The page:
Keeping afloat during a business crisis

Keeping afloat during a business crisis

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By Kudzai Chimuteka

THE recent prevailing economic climate has posed a threat to entrepreneurial activity. Some already taking trips down memory lane to the casualties and fatalities of the year 2008 which left the GDP contracted by an all-time record of 17.7% according to the World Bank. 

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Alarming reports by Trending Economics reveal that Zimbabwe’s annual consumer price inflation jumped to 131.7% in May of 2022, from 96.4% in the prior month. As per multiple reliable reports, the Zimbabwe Stock Exchange (ZSE) investors incurred up to ZWL$800 billion in cumulative losses in just a space of two weeks in the month of May 2022 due to a variety of reasons.

Furthermore, the Confederation of Zimbabwe Industries (CZI) estimates that the capacity utilisation for manufacturing firms in 2022 is just above half, pegging it at 56,5%. All of these burdens come in accumulation to a country already battling the after effects of COVID-19 and some parts of the country still to fully absorb the shocks from Cyclone Idai.

On the other front, the Russia-Ukraine conflict has caused the prices of fuel, crude cooking oil and fertilizers to fuel global inflation. Topping it off with an agricultural season which was not one of the best, it is now a sink or swim affair or rather fight or flight approach to entrepreneurship.

Even throughout the storm, the International Monetary Fund (IMF) still projects Zimbabwe’s economy to grow by 3.5% in 2022.  This pinpoints that there is still hope at the end of the tunnel. Some will even make fortunes in these dire circumstances. How are these going to make it? In this article we will delve into the strategies that can be employed by entrepreneurs to keep their businesses afloat throughout the course of the storm. 

  1. Go back to the drawing board

There is no sugar-coating the fact that once a crisis has hit, the purported pursuit of seemingly luxury and non-remunerative ideas immediately vanishes. It’s time to rationalise business activities, customers, operating segments and product lines. History has it that short-term survival takes precedence over long-term growth until we are out of the woods. If you are fast forgetting, go back to the drawing board to identify the core business of the company and focus on only those that provide the best returns for the finite resources while holding the most promise for the future.

  • Understand your capital structure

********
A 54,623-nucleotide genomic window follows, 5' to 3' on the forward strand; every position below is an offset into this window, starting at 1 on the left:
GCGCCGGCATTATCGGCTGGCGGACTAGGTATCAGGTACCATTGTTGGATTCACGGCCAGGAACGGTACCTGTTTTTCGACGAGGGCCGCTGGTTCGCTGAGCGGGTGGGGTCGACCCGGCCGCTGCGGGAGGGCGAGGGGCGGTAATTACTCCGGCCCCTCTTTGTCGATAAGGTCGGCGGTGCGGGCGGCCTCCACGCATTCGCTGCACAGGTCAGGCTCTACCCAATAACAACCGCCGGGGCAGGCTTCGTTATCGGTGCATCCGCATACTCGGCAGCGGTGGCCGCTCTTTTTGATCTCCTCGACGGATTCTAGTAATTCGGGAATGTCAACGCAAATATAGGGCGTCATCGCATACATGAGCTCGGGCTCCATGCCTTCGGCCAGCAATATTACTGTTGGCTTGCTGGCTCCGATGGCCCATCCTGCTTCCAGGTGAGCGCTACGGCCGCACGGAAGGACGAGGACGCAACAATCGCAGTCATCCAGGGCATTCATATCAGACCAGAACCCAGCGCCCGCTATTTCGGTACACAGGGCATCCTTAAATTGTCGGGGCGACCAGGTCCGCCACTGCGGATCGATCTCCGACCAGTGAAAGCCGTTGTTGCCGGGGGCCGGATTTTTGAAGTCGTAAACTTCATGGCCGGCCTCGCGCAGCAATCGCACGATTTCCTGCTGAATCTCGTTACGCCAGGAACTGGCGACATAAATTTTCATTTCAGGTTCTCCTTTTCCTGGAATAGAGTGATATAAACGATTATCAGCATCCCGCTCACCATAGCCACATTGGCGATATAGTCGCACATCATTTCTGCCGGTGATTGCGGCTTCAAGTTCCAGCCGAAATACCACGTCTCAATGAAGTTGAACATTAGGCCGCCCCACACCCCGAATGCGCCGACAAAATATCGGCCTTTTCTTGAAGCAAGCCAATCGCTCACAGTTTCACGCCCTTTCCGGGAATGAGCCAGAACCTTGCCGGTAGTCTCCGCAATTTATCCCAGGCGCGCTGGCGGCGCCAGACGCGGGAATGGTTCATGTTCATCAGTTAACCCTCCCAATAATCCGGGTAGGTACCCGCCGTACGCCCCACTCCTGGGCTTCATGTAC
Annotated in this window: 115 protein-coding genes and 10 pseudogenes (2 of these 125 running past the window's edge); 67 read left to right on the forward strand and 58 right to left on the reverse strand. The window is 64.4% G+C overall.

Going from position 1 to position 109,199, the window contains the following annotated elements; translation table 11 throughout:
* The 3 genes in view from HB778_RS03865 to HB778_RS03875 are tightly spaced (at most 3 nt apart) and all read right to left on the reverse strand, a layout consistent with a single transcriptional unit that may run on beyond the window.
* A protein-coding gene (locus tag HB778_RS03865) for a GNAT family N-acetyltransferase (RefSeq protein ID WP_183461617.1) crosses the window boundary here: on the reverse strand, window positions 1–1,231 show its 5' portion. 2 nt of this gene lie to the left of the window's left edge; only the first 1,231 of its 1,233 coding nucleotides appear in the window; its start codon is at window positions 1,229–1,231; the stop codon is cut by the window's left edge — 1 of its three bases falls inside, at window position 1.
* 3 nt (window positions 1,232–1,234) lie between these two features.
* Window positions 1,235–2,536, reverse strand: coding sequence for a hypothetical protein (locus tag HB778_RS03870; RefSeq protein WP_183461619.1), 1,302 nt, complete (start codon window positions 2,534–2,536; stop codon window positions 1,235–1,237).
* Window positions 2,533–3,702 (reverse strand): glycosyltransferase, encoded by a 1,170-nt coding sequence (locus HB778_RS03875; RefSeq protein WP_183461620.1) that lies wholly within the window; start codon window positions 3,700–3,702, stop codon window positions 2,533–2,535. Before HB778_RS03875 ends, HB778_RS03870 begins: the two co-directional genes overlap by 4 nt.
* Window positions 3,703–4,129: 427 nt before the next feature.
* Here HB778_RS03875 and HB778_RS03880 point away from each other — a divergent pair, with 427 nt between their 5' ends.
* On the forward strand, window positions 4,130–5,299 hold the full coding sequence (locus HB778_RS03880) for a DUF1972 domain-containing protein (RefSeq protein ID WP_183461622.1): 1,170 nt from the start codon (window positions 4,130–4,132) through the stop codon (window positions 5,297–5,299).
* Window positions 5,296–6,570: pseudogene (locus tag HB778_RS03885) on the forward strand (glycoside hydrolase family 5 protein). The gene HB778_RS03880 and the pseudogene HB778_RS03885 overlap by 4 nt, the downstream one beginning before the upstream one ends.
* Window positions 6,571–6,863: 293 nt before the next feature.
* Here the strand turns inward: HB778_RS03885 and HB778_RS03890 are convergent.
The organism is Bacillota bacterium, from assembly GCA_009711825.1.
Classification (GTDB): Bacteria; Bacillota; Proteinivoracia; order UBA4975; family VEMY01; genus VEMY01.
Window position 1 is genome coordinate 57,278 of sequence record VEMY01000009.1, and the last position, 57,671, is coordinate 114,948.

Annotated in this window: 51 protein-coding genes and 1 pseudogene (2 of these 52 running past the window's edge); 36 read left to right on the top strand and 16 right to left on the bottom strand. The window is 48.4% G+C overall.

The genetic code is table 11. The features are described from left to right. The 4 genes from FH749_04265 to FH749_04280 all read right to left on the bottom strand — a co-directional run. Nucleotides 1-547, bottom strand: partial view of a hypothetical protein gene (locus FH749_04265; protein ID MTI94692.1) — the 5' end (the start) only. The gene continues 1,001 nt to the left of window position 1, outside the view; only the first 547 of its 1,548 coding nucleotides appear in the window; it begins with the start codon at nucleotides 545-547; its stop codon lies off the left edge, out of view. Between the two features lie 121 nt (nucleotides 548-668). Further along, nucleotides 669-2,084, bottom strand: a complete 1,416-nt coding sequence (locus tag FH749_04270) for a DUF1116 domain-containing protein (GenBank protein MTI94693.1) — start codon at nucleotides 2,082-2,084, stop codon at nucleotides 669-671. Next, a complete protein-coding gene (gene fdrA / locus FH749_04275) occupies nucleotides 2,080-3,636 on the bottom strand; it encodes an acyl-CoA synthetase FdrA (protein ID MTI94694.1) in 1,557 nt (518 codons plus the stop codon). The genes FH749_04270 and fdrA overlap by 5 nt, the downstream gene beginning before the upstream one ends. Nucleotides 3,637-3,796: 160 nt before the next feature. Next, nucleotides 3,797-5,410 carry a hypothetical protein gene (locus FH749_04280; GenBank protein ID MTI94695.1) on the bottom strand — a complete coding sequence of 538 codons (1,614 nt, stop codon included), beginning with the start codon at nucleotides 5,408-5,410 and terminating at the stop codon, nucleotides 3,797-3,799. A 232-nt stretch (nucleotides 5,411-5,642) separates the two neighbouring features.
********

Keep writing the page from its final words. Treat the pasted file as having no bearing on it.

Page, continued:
Capital structure alludes to your mix of equity shares, preferred shares, bank loans, short-term credit, supplier credit, and convertible debts. Out of these, examine which ones need to be repaid and when, which are affected by interest rate increases, tax rates and which could bring your business down if you default. Financial plans that worked during the last decade may be too risky for the coming years. Restructure your loans, obtain new lines of credit and maintain enough cushion. Keeping around a large amount of cash can be damaging during inflationary times. As inflation rises, the purchasing power of your cash savings may go down. Consider investing that money to keep up with rising market prices. It’s a good idea to consult with a financial advisor to determine which kind of investments make the most sense for your specific situation.

  • Managing expenditure

Businesses probably experience inflation the most through the increased costs of raw materials, supplies, and services needed to run the company. Before you start making any major strategic changes, start your conquest of inflation by looking for opportunities to cut waste within your business. Can you pivot from changing to cheaper alternative raw materials while maintaining quality? Can you find monthly subscriptions or services to cancel? Can you close your business on Sundays because it’s the slowest day of the week? If you can cut waste, you can decrease the amount of cash leaving your business giving you a more consistent cash flow and helping you through inflationary periods. 

  • Employee Retention

An important challenge in the midst of the exodus of people from the job market is to keep morale high and prevent attrition. Losing a key employee means days or even months of lost productivity and expenditure of additional efforts to find and train a replacement. Consequently, it’s especially important to be in constant communication with employees and at least be aware of their plans for switching jobs. Be more flexible in accommodating their personal needs, such as letting them work from home. Remuneration schemes that mix hard currency with local currency can be handy in employee motivation. A natural tendency during these times is to apply a universal axe and order an across-the-board cut of salaries, expenditures, and headcount. An obvious outcome of such actions is low morale and further attrition of talented employees. This must be avoided.

  • Do not give up.

The good thing about economic downturns is that they will not be around forever. Even the strongest and most violent storm will eventually run out of rain. Business owners, like yourself, are the heart of Zimbabwe, we rely on you! Your resilience and grit have helped you push through the pandemic and lockdowns, so do not let a little inflationary period get you down. With the right strategy and execution, you cannot just get your business into a more stable cash flow situation but you can also set your business up to run more efficiently after the crisis.

Kudzai Chimuteka is a student at Chartered Accountants Academy who has a deep passion for entrepreneurship and is part time writer who writes in his own capacity. Can be contacted on +263776502995.

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